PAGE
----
Results from the 2012 Election Day marked a historic moment for LGBT individuals in the United States: outcomes from this election cycle saw, for the first time, the passage of same-sex marriage in three states by popular vote. At the same time mainstream U.S. media inundated the American public with celebratory stories and images of LGBT Americans, however, November 6 marked a different occasion for gay rights advocates in Uganda. According to a Ugandan-based newspaper, Member of Parliament David Bahati advised parents in the capital city to watch their children, warning that close to 40 companies were recruiting minors in the gay business. Ironically, Bahati’s remarks were soon followed by a November 12 statement that announced the re-tabling of the Anti-Homosexuality Act (AHA), notoriously known as the “Kill the Gays” Bill, which Bahati himself first introduced in 2009. As stated by a small minority of gay rights activists in the East African country, “A vitriolic homophobia is rising in Ugandan society, pointing to the meteoric rise of the U.S. evangelical church as a driving force.” However, it is imperative to note that while journalistic accounts regarding Uganda’s AHA commonly attribute the growing backlash against LGBT Africans to a deliberate export of the United States’ own culture wars by far-right Christian groups, attempts to diffuse ideas internationally necessitate the involvement of local actors in target countries. In what follows thus, I explore the narratives present among journalists and commentators who commonly claim that American Christian groups are responsible for exporting U.S.-style culture wars to the African continent. These accounts tend to assume, at least implicitly, that Northern conservatives are manipulating Southern communities for their own ends. While it is undisputed that the linkages among Christian groups in the global North and South has and continues to grow, this argument tends to downplay the agency of Ugandan political elites and subalterns alike, who have their own political, social, and moral concerns regarding the cultural “unintelligibility” of homosexuality.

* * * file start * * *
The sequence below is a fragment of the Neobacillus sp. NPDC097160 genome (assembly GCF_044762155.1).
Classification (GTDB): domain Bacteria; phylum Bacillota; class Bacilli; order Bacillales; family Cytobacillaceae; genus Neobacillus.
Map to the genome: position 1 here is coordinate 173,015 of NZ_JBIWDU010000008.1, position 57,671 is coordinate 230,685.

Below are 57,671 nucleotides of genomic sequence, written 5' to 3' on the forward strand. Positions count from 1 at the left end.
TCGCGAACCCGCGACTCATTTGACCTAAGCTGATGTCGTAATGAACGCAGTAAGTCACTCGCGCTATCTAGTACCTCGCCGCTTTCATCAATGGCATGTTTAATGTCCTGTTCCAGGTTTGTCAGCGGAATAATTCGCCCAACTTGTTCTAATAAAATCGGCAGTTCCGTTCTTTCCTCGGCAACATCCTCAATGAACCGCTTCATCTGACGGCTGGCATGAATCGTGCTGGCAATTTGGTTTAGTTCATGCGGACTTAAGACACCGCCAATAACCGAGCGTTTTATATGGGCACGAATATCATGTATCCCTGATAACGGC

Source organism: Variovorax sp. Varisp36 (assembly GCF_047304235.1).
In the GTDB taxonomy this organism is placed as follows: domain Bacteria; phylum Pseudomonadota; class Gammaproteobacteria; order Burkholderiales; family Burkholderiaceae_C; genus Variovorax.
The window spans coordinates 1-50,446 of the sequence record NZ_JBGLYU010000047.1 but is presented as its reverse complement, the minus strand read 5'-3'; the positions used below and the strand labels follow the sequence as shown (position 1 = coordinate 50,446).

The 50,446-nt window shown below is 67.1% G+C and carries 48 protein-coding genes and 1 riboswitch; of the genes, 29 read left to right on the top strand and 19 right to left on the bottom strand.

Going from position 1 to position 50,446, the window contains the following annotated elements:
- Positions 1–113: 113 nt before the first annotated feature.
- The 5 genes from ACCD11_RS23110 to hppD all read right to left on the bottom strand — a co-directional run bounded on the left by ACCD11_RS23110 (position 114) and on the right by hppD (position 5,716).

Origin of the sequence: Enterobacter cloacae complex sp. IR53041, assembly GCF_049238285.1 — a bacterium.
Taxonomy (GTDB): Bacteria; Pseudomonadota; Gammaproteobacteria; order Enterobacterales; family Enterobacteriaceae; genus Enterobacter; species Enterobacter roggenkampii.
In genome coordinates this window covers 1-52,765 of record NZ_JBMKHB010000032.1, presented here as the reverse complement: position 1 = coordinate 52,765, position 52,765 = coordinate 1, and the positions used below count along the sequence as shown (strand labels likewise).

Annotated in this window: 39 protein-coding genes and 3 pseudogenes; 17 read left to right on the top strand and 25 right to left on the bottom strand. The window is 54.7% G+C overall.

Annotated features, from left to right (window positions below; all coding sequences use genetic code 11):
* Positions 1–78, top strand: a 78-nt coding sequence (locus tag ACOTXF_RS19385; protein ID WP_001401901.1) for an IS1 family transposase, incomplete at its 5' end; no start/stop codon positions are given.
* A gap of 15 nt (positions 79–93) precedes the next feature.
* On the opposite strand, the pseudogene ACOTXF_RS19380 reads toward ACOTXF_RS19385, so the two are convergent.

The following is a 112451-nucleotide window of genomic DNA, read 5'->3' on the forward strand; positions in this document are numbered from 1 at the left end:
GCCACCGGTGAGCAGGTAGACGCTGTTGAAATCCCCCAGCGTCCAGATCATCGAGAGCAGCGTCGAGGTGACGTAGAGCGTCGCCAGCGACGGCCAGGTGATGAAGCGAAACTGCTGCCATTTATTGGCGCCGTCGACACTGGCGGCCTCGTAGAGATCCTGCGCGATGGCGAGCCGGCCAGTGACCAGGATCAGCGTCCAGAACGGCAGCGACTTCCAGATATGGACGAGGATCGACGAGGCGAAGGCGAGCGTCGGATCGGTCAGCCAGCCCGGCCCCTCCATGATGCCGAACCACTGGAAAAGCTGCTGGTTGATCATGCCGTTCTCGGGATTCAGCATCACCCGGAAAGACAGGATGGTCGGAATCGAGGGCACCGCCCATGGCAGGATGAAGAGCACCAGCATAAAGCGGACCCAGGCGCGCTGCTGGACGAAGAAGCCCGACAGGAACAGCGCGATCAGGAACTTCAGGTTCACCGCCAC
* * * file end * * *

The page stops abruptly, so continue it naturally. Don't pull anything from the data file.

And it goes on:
This paper will explore Uganda’s religious climate surrounding the 2014 Anti-Homosexuality Bill. My main contention is to demonstrate how the connection of salvation and sanctity to a certain moral and political order in Uganda reveals itself through the discourses surrounding the AHA, replete with postcolonial sentiments of Ugandan elites that target queer Ugandans as a threat, “the enemy from within,” to the state’s political legitimacy. I hope to explain how citizenship in Uganda is premised in heterosexual terms and how the bodies of lesbian and gay Ugandans are made visible to bear the brunt of the charge of undermining national sovereignty. This argument may come as no surprise, as homosexual acts are already illegal in Uganda—a remnant of British rule in the country—with punishment of imprisonment for up to 14 years. However, by also analyzing various newspaper articles documenting the ways in which Ugandan politicians and religious leaders justify anti-gay sentiments through appeals to religious language and imagery, I will track a key historical shift occurring in the early 2000s that demonstrates how a politics of morality, oftentimes narrated through heterosexist theological discourse, constitute LGBT sexualities as threats to public morality, African values, national integrity, and sovereignty.
Jocelyn Edwards, “Uganda Anti-Gay Bill Draws Church, Donor Battle Lines,” Thomson Reuters, last modified June 29, 2012, http://www.reuters.com/article/2012/06/29/us-uganda-gays-idUSBRE85ROXR20….